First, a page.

|Publication number||US3042037 A|
|Publication date||Jul 3, 1962|
|Filing date||Jun 12, 1961|
|Priority date||Jun 16, 1960|
|Publication number||US 3042037 A, US 3042037A, US-A-3042037, US3042037 A, US3042037A|
|Inventors||Scales John Tracey, Winter George David|
|Original Assignee||Nat Res Dev|
|Export Citation||BiBTeX, EndNote, RefMan|
|Non-Patent Citations (1), Referenced by (15), Classifications (12)|
|External Links: USPTO, USPTO Assignment, Espacenet|
y 3, 1962 J. T. SCALES ETAL 3,042,037
DRESSING FOR WOUNDS Filed June 12, 1961 FlG.l.
United States Patent M 3,042,037 DRESSING FOR WOUNDS John Tracey Scales, Stanmore, and George David Winter,
London, England, assignors to National Research Development Corporation, London, England, a British corporation Filed June 12, 1961, Ser. No. 116,481 Claims priority, application Great Britain June 16, 1960 Claims. (Cl. 128156) This invention relates to dressings for wounds.
When a dressing is applied to an open wound, it usually sticks to the exudate from the wound. Removal of the dressing for inspecting or treating the wound is painful and damages the tissues, thus retarding healing.
According to this invention there is provided a dry dressing for wounds in which the side to be applied to the wound comprises a porous layer of textile material capable of sticking to the exudate from the wound and which is composed of fibres of such low tensile strength that when the dressing is peeled off the wound part of said layer which has not stuck to the wound tears away readily from that part which has stuck to the wound and can thereby be removed without disturbing the Wound.
The dressings of this invention are primarily applicable as insoluble dressings in cases Where one or more changes of dressing are required during the period in which full healing of the wound is accomplished. With such cases in mind, the present invention has been devised in order to facilitate changing the dressing, to minimise the discomfiture of the patient, and to avoid disturbing any part of the wound upon which new skin has not yet formed. Thus, advantage is taken of the tendency of a dressing to stick to the wound because it is believed that the wound is beneficially protected thereby, but by providing a fabric layer which tears very easily i.e. ensure that, when the dressing is changed, only so much of the dressing is left in situ as is necessary to achieve objects; the bulk of the dressing (which will be more fully described hereinafter) containing most of the exudate is conveniently removed and discarded.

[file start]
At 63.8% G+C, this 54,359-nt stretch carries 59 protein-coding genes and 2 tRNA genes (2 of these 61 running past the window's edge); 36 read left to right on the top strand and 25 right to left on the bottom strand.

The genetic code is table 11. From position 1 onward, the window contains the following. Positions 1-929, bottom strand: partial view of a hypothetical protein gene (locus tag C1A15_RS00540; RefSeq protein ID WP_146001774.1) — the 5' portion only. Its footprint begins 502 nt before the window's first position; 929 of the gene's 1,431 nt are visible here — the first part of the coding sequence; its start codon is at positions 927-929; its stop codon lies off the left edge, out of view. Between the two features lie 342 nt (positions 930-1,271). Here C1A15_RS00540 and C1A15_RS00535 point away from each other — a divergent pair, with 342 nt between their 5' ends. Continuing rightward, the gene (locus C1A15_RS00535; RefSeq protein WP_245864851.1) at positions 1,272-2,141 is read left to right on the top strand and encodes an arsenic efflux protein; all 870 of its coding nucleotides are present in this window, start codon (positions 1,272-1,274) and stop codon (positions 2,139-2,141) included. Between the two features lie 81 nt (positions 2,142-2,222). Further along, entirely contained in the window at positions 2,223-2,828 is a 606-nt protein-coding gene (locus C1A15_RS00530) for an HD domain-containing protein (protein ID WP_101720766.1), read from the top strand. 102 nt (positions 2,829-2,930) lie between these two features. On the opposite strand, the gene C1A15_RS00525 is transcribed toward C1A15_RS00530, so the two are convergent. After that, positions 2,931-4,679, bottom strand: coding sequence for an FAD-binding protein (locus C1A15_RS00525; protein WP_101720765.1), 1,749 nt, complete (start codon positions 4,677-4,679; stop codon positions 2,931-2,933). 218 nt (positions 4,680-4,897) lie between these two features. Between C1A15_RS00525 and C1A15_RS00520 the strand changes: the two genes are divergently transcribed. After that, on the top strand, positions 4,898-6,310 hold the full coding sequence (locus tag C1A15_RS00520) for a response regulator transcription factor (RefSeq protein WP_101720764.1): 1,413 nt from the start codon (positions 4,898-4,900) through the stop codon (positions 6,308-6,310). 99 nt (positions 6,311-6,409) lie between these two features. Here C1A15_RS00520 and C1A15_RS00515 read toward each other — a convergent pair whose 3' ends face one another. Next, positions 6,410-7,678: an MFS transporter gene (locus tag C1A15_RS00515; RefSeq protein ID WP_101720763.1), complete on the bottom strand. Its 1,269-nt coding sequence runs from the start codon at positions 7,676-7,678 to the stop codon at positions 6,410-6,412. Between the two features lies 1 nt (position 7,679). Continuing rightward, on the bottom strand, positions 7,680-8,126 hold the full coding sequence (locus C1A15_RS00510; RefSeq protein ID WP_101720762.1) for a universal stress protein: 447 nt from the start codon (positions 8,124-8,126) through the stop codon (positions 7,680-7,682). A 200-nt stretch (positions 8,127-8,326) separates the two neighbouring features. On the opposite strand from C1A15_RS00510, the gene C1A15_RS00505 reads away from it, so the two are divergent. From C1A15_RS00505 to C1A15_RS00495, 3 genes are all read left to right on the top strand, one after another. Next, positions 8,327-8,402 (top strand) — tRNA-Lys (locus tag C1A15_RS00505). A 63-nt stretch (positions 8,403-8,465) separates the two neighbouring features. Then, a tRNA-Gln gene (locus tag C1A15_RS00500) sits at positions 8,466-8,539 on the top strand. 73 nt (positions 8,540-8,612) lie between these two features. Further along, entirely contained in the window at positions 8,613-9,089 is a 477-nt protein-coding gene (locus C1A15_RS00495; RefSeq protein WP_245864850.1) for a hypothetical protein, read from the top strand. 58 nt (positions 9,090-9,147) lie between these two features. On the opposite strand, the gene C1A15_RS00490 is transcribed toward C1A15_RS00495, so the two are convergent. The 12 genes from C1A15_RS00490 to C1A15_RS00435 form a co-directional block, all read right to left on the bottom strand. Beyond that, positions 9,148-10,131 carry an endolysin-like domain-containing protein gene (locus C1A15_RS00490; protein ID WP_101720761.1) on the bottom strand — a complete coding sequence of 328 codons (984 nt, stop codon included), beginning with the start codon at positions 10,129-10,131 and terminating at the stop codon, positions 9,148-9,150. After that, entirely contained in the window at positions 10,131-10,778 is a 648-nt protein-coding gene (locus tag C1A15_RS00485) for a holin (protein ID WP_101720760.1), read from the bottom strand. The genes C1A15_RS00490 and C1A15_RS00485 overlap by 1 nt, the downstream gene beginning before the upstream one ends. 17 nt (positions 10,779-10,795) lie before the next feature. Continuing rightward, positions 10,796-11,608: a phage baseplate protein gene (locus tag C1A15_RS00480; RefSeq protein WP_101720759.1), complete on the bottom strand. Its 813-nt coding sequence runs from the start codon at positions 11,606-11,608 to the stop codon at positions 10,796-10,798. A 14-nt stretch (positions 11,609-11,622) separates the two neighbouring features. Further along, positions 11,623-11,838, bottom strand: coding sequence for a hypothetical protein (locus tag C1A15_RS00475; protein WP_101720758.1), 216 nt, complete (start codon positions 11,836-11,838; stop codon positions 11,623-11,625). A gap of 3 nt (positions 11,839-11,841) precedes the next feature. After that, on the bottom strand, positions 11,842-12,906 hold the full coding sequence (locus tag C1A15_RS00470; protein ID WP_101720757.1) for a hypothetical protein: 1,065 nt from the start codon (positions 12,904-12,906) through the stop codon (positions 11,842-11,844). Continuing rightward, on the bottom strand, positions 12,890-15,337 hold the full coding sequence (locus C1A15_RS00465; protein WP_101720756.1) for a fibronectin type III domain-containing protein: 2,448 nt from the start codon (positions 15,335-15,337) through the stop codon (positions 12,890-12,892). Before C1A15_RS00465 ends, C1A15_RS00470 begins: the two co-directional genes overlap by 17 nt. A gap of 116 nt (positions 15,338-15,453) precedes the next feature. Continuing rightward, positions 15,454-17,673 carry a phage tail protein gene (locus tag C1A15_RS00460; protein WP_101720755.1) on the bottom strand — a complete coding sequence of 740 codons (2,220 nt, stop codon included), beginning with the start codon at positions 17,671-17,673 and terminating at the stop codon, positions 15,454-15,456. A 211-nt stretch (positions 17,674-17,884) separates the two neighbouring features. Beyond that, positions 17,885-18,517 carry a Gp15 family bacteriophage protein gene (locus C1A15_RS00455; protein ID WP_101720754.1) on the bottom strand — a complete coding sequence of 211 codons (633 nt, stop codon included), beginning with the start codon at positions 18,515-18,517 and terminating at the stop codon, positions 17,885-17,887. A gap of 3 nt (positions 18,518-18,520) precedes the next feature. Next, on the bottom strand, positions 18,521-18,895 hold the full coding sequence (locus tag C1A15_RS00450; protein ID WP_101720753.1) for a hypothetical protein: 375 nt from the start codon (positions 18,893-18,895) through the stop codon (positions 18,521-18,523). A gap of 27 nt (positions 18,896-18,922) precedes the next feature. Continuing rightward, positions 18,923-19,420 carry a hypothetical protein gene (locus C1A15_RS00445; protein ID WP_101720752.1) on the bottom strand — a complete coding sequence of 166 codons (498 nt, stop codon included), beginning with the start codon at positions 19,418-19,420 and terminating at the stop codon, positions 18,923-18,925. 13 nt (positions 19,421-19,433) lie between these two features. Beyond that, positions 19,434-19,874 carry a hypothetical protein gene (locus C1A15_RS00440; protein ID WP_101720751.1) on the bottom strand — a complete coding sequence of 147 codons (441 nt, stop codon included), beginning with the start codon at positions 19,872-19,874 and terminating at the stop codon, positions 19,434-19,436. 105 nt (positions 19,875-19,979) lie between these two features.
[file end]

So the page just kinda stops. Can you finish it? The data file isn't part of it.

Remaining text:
The textile material forming the porous layer of the dressing may be arranged in any form that is convenient to handle as a fabric. It may consist, for example, of a self-supporting matt or felt of fibres but is preferably a woven or knitted fabric. It is required that this fabric have sufficient porosity to allow exudate from the wound to pass through it. To produce a fabric of very low tearing strength for this purpose it is convenient to weaken a fabric of conventional strength by photo chemical degradation by means of ultraviolet radiation. Cellulose ester fabrics e.g. acetate fabrics (diacetate and triacetate) may be weakened by ultra-violet radiation down to very low tensile strength e.g. approximately gms./ /z in. width of fabric. For most of the wounds that have been dealt with, mainly wounds induced in the pig and small wounds occurring in accidents in human patients, a tensile strength of about 200 to 250 grams/V2 in. width of acetate fabric has been found advantageous. Provided that a textile material can be weakened to this extent photochemically and is capable of sticking to a wound it may be employed as the porous layer for the purpose of this invention. For example, regenerated cellulose fabrics may also be weakened by ultra-violet radiation, although they generally require more severe treatment than do cellulose ester fabrics.